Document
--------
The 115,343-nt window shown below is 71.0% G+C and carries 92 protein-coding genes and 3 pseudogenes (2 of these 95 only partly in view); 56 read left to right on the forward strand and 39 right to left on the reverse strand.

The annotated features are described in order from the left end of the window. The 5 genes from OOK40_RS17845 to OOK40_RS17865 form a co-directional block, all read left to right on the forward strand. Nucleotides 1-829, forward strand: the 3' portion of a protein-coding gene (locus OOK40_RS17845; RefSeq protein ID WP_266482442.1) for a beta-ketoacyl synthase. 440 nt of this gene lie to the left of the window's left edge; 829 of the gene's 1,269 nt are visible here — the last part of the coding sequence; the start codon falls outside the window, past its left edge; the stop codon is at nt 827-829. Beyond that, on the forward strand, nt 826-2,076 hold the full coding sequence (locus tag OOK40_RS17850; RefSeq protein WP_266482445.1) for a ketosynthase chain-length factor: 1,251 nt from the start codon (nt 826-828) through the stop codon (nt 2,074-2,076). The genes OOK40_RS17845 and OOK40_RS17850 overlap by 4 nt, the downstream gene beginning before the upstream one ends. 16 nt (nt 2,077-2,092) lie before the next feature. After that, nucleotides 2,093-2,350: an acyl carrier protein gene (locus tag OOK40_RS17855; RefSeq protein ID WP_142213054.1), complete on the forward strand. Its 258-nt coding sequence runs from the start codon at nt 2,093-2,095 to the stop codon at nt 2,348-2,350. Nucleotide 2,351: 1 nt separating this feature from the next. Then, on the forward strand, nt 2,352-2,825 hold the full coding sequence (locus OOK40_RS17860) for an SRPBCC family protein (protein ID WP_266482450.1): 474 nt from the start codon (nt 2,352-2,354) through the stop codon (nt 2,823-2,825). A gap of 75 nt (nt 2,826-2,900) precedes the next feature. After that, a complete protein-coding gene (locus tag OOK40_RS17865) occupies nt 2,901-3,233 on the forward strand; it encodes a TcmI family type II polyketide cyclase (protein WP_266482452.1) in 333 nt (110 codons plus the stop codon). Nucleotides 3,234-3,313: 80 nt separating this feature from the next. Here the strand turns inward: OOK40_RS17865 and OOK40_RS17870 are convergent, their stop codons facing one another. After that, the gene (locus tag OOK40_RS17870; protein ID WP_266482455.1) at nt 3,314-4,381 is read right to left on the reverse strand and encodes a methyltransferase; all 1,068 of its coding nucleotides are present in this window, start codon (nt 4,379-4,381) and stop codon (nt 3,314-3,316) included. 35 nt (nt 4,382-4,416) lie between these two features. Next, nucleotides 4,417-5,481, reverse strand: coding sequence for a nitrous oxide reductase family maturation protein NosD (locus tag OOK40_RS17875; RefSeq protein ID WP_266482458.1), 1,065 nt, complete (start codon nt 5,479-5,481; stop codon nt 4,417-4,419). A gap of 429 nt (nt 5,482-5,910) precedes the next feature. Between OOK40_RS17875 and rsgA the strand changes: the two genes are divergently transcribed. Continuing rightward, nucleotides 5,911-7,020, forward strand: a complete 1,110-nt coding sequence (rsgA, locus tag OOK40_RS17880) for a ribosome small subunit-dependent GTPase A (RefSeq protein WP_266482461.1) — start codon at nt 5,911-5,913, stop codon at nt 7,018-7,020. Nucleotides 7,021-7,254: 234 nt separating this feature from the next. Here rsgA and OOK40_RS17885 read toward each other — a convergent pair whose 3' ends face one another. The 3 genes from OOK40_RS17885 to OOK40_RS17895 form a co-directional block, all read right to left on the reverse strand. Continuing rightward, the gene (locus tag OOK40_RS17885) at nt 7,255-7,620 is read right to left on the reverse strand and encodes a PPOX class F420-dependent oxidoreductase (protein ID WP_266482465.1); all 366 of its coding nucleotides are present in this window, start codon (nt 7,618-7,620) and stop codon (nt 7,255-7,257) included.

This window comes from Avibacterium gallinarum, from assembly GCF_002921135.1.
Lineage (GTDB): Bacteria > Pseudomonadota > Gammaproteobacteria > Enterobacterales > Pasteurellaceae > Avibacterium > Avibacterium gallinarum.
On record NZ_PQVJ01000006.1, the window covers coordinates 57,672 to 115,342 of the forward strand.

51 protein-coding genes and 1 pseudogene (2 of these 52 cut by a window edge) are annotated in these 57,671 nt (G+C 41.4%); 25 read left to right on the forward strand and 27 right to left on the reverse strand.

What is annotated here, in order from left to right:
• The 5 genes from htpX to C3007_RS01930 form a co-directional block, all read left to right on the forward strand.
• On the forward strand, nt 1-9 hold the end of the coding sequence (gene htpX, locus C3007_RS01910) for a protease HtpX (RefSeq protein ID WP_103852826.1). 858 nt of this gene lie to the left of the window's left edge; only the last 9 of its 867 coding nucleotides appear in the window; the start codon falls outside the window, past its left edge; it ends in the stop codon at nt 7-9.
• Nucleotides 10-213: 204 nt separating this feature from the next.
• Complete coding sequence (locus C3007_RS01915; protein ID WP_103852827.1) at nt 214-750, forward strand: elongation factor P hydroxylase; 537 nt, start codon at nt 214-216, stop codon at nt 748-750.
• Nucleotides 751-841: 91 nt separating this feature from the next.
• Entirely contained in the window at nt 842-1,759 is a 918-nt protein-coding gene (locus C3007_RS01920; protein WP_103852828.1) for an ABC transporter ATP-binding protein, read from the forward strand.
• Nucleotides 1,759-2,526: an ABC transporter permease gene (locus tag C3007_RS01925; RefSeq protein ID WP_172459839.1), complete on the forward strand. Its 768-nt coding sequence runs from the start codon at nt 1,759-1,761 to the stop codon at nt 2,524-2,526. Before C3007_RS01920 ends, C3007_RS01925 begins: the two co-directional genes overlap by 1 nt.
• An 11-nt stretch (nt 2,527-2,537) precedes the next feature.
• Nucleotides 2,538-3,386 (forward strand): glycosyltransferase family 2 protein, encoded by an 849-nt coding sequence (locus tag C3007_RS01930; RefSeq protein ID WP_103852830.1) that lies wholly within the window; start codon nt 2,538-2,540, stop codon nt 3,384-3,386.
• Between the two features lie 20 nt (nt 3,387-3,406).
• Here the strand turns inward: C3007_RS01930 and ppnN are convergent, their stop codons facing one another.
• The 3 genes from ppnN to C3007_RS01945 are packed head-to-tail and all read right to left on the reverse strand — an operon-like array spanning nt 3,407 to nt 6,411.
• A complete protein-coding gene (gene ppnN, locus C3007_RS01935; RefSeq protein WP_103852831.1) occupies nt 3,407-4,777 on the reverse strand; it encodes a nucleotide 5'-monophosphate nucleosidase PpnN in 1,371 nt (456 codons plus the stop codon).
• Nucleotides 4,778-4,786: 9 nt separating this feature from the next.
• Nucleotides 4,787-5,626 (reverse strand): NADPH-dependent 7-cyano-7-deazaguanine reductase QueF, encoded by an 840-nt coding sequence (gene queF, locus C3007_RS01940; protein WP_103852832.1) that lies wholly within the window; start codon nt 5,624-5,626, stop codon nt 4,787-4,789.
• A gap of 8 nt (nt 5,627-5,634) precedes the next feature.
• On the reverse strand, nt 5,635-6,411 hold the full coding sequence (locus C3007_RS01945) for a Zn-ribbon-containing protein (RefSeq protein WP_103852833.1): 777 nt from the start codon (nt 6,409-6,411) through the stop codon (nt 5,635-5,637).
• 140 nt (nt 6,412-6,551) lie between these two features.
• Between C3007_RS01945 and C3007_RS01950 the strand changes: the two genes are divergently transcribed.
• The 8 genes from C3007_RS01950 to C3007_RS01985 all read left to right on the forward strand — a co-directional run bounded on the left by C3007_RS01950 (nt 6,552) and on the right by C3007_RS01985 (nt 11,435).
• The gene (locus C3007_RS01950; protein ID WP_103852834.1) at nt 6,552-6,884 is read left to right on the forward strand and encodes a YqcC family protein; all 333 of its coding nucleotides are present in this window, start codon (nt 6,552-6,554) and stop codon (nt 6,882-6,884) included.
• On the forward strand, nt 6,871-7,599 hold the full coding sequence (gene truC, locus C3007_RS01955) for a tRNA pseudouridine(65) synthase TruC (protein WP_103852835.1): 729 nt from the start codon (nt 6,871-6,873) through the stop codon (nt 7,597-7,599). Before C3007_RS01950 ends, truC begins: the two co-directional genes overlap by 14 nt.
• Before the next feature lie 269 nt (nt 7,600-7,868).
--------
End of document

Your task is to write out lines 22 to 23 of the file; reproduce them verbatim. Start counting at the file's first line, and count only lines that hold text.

• Nucleotides 4,787-5,626 (reverse strand): NADPH-dependent 7-cyano-7-deazaguanine reductase QueF, encoded by an 840-nt coding sequence (gene queF, locus C3007_RS01940; protein WP_103852832.1) that lies wholly within the window; start codon nt 5,624-5,626, stop codon nt 4,787-4,789.
• A gap of 8 nt (nt 5,627-5,634) precedes the next feature.